THEY CAME TO A CITY
by J B Priestley.
Southwark Playhouse (The Vaults) Shipwright Yard corner of Tooley St and Bermondsey St SE1 2TF To 28 May 2011.
Tue-Sat 7.30pm Mat Thu & Sat 3pm.
Runs 2hr 5min One interval.
TICKETS: 020 7407 0234.
Review: Timothy Ramsden 7 May.
Priestley, thou should’st be living at this hour. England hath need of thee.
Whatever its highs or lows, The New Actors Company’s rare revival of J B Priestley’s play is worth seeing. From 1943, the year of Daylight on Saturday, his novel probing the malaise between the Battle of Britain and the allied landings in Europe, City reminds that Priestley, whose politically progressive Postscript broadcasts had annoyed Winston Churchill, was a campaigner for social change.
So, the City outside which strangers from different strands of English society mysteriously assemble, represents an ideal of social justice. We never see inside the walls, yet when they return during act two each character’s attitudes to the place defines them, whether it’s hatred, perplexity or delight. Some stay, others rush away, while a few are torn over leaving.
Robert Laycock’s sympathetic production plays on a set by Lucy Rushbrook which emphasises Southwark Playhouse’s Vault as a huge, abstract place, the unseen city represented by rays of Matt Tarbuck’s lighting shining over its walls. Each character’s arrival is signalled by a brief ominous burst of Christopher Littlewood’s score before their voice comes from the dark and they are illumined by an unforgiving shaft of light.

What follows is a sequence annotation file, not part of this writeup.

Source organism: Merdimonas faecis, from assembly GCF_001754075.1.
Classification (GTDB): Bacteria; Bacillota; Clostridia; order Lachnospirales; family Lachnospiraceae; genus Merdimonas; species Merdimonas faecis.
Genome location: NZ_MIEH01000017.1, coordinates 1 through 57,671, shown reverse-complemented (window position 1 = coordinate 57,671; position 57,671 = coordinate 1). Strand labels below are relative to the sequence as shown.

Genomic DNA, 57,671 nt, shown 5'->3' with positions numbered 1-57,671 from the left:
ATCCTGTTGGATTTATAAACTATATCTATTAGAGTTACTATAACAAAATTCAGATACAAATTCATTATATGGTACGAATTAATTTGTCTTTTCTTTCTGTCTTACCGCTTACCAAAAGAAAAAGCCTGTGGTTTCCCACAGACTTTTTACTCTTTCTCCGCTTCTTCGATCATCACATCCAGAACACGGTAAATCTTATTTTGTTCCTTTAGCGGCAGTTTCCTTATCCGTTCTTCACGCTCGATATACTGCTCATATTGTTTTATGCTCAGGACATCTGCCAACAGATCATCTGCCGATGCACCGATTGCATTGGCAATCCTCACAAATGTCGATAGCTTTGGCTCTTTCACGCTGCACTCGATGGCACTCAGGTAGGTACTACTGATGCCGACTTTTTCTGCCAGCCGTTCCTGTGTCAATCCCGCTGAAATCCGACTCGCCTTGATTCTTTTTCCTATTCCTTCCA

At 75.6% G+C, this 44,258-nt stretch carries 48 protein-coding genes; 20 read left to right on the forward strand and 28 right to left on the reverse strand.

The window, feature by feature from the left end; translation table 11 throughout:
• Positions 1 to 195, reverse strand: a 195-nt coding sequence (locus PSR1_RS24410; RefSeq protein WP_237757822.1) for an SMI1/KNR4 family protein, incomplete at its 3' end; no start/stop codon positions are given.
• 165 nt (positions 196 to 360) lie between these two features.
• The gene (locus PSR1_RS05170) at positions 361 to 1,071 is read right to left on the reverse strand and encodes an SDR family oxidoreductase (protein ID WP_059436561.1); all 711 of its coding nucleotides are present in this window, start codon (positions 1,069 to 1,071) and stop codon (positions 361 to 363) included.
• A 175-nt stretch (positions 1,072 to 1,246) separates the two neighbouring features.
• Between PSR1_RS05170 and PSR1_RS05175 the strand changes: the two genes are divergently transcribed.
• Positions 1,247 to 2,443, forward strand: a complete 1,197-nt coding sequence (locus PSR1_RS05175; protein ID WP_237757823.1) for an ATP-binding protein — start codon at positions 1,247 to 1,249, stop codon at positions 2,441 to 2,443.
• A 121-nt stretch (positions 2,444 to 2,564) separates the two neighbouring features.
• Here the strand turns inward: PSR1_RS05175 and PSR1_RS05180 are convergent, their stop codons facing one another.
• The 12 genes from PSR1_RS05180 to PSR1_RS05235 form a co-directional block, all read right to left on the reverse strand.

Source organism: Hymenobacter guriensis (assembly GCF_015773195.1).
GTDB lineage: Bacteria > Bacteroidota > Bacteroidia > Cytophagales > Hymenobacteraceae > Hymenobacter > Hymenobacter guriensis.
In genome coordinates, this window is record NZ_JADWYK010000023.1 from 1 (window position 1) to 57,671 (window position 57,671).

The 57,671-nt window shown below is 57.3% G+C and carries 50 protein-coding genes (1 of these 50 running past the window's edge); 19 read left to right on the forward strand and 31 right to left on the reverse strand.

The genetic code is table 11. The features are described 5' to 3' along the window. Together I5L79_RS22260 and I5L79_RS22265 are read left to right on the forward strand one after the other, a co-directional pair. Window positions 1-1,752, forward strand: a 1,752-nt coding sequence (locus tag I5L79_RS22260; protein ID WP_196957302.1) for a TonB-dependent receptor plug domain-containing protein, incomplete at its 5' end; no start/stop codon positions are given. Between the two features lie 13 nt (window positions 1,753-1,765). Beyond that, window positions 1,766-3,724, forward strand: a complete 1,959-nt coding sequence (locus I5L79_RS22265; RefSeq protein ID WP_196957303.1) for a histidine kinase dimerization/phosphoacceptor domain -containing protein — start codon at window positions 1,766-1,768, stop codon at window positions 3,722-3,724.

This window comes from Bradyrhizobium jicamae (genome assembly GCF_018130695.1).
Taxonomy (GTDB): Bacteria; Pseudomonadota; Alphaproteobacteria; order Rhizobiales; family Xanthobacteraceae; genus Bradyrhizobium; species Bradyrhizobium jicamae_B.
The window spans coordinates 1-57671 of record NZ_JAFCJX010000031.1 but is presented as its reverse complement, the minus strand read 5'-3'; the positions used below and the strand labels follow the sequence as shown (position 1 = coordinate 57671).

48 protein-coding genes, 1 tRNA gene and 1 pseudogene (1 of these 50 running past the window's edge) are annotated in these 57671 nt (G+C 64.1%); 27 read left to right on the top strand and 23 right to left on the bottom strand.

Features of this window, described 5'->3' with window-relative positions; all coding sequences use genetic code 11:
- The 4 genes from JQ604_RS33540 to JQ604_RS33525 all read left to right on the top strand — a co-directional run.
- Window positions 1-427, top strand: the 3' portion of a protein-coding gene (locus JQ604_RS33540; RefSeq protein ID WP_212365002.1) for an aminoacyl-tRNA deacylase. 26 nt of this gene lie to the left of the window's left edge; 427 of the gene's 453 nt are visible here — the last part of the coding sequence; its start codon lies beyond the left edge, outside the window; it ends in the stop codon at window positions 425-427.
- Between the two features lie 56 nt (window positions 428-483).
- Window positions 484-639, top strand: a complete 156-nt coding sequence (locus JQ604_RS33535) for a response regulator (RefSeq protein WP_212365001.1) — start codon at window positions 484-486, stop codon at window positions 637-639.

The actors vary in impact. The final optimistic dialogue between two young people – a positive version of the Inspector’s climactic speech in An Inspector Calls – shows the production at its most generalised, with Alice over-sour and under-projected, and Joe’s conflicting thoughts insufficiently detailed.
Others catch the style and character. The final dialogue between sheepish bank employee Stritton and his wife makes clear his battle between loyalty to her and reluctance – expressed finally in a regretful look back – to leave, while Jessica Frances suggests Dorothy’s terse repression might prevent her finding her own better qualities.
If Sarah Moss could articulate words more clearly, she would capture even better the young aristocrat rising above her class. Amanda Osborne, with a mix of commanding voice and anxious glances, pointedly shows her once-adventurous mother’s middle-aged conformity.
Best is Jean Perkins’ charwoman for whom it’s luxury just to sit and rest. Unassuming, trotting with quiet independence back into the city, she’ a touchingly memorable creation.
Joe Dinmore: James Robinson.
Malcolm Stritton: Daniel Souter.
Cudworth: Thomas Shirley.
Sir George Gedney: Tom Miller.
Alice Foster: Charlotte Donachie.
Philippa Oxfield: Sarah Moss.
Lady Loxfield: Amanda Osborne.
Dorothy Stritton: Jessica Francis.
Mrs Batley: Jean Perkins.
Director: Robert Laycock.
Designer: Lucy Rushbrook.
Lighting: Matt Tarbuck.
Music: Christopher Littlewood.
Costume: Emma Lloyd, Christine Gregson for The Costume Design House.
Hair/Make-up: Kirsty Lamb.